For everyone else, It happens. But knowing that still doesn't make it enjoyable. As a rejected author I'm always torn between whether I'm the one who stinks, or if the heartless jerk on the other end of my query is to blame.
But I've been that jerk, so today, I want to take a closer look at rejection from the perspective of the one delivering it.
Occasionally, I'll offer my reader services as a slush pile reader or a contest judge. Wearing that hat gives me a much different perspective on rejection. There's one hard truth: the competition among writers is brutal.
Okay, so you're thinking...duh, that's what everyone keeps saying. Trust me, I had the same thought. But once you're in the position of having to choose a single story from a stack of them, you realize (with deep guilt) that you are rejecting good stories simply because you can't choose them all.
It's like walking into a book store with limited cash in your pocket. You can only buy one book. How will you choose? It's your turn to be the bad guy...
Insecure Writer’s Support Group Annual Anthology Contest is open and taking submissions!
Genre is middle grade historical – adventure/ fantasy and the theme is voyagers.
OMG I so feel ya. Since we started producing the Grumpy Old Gods anthologies we get over a hundred submissions for each.
We have been lucky in one sense that we have received a lot of great stories, but we can choose only 11 to 12. The first G1 we felt so mean sending out the rejection letters but we invited them to resubmit to the next one, and they did, lol, almost all that were invited.
So to save some time we realized we were getting enough for more than one anthology, so if it fits the next anthology, we made them an offer on that one. That is how we created Vol. 4 which will publish in November. We will be putting the call out for Vol. 5 in August, which has a tentative publish date of January and yes one or two stories already accepted.
Being on the other end definitely gives you a whole new take and perspective on rejection and being rejected. I don't feel so bad now oddly enough. I don't know if that will last but for now, I have made peace with the thought.
I am one of those who judges a book by its cover. So that is how I chose. And I'm sure I miss some good ones because their covers aren't as good.
That's so true. I don't like dealing with rejection, but I know what it's like to have to choose between some amazing stories. Which one is the best fit? That is really what it comes down to ... and it's still a tough choice.
Thanks for your thoughts on this, Elizabeth!
Most interesting to read, rejections isn't very pleasant in any circumstances especially if you've worked hard with your writing.
Here's wishing everyone success.
Good stories are rejected simply because you can't choose them all. Now that's a comforting thought for authors who put their heart and soul into their work.
This means that authors are 'upping their game' and tons of good stories are flooding the markets. Food for thought.
True, you just can't choose them all.
It's hard when you have to say no to a good story.
On one hand, it's more difficult to choose between good and best, but on the other hand, what a terrific problem to have, when the overall writing quality is that good!
Excellent perspective - Thank you!
A mind-opening post - thanks, Elizabeth. I've reached the point where I hardly submit anything - just the IWSG Anthology and one or two others. I reject my own stories on days when I don't think they are brilliant. Insecure, yes. But also perseverance, encouraged by posts like yours.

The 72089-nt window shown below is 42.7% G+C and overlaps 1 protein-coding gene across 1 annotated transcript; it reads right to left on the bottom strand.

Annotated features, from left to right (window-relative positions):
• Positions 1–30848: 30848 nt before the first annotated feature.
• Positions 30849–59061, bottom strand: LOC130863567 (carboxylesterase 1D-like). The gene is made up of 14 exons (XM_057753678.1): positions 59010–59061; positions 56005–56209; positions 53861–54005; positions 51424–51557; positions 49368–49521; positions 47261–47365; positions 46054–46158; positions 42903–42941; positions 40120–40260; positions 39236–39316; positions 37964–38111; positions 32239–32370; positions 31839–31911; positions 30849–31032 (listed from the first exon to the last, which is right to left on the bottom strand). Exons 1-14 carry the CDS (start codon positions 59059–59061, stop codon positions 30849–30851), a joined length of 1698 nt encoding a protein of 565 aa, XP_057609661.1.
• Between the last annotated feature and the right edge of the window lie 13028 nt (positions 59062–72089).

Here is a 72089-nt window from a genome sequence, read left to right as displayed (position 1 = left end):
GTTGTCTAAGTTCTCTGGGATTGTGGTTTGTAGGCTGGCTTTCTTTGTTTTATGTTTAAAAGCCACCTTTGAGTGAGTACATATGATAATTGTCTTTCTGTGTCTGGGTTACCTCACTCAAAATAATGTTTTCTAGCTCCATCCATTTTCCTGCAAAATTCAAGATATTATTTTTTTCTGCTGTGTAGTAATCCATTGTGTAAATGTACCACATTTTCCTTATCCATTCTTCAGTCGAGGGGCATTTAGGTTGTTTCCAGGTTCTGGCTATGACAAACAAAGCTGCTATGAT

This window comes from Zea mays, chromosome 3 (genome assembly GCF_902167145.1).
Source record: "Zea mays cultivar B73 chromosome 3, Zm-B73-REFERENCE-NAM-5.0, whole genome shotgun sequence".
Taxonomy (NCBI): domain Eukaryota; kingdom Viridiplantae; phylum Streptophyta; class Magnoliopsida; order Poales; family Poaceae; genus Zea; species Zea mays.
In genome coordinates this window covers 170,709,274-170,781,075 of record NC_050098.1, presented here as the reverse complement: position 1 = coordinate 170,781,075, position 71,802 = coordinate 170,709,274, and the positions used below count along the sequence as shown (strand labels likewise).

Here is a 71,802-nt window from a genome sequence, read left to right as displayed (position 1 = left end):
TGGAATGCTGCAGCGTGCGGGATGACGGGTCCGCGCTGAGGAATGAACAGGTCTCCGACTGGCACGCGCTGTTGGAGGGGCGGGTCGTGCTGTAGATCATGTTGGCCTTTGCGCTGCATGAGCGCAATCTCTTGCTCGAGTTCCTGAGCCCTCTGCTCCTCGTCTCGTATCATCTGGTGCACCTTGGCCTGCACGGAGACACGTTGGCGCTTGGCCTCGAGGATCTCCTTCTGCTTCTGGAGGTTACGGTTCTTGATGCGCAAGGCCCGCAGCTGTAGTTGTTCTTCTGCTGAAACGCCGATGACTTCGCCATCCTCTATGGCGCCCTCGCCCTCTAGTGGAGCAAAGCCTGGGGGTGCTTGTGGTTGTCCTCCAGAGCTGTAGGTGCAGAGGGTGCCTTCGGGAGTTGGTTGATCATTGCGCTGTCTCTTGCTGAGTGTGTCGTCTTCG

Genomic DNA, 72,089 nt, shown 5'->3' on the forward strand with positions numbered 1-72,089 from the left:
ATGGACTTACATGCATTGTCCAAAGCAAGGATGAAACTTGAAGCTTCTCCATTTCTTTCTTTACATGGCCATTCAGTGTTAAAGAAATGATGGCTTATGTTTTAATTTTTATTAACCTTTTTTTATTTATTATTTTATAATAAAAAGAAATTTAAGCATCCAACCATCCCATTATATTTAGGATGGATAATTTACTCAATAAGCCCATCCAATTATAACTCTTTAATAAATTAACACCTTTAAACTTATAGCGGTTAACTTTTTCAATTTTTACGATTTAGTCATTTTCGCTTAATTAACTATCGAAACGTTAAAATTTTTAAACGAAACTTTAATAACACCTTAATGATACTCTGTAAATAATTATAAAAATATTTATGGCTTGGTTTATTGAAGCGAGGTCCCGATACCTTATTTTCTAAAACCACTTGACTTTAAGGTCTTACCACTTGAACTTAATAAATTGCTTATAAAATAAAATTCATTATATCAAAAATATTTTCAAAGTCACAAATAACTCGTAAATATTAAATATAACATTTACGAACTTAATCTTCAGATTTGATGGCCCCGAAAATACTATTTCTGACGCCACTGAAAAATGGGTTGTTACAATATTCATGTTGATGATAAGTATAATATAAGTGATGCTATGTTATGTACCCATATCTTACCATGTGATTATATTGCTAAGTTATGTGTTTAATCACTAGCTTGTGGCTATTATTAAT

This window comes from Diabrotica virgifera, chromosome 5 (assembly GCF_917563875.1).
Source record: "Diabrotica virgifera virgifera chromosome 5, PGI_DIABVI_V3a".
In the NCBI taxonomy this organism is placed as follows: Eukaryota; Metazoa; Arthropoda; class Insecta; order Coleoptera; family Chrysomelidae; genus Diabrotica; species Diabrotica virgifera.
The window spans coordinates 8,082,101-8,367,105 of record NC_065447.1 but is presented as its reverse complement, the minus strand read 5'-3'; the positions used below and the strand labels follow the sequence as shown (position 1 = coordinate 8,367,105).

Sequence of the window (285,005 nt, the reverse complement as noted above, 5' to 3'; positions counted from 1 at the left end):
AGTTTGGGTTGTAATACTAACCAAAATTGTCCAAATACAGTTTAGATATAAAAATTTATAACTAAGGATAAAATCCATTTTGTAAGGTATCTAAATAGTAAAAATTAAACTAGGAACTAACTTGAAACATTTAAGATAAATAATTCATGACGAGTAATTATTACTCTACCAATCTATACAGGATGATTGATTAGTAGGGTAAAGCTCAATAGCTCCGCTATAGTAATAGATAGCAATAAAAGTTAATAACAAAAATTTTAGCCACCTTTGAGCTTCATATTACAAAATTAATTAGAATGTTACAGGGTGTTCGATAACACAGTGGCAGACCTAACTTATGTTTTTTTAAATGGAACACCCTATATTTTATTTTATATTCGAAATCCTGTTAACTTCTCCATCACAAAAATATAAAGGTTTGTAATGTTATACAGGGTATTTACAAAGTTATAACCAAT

Interesting perspective on rejection. Rejection hurts. However, by putting ourselves in the shoes of the slush readers and editors rejecting our stories, we gain a different take on the process.
I wonder how many editors reject a story only to see that story win a major award. Actually, that question was asked to Neil Clarke at this year's Boskone.
His answer was twofold:
1. I can only publish so many stories a month in my magazine.
2. I try to publish what I know my readers like although sometimes I will put a story which may not fit my readership's tastes but, I feel they will enjoy.
Great article, Elizabeth.
I think writing is one of the most difficult careers available. Rejection sucks.
And even after you've found a home for your work, there's sales (or a lack thereof:).I try to go with the attitude that our books are up against millions, so even when sales aren't as high as we would like, every time you sell a book its a good thing.
Difficult. Long-shot. Steep odds. I get all that.
But I prefer to leave "brutal" out of it. Just my take. Writers help each other so much, that somehow that word rings wrong.
We also have to bear in mind that while writing is an art, publishing is a business, and publishers have to look out for their bottom line.
So true about the competition, Elizabeth. I guess if anyone enjoys our work we should be pleased. It's such a jam-packed field and there's only so many stories a publisher can accept.
It's all so subjective, though never easy to take rejection.
Have a great Friday and weekend, my dear.
W ell that certainly puts a different spin on rejection. You can't choose them all so you some perfectly good ones get thrown on the slush pile. It isn't personal, a story may be very very good. Thank you for this perspective.
That's definitely a different way to look at rejection.
I like the way you put it. There are so many good writers out there, but I guess we need to be great to stand out.
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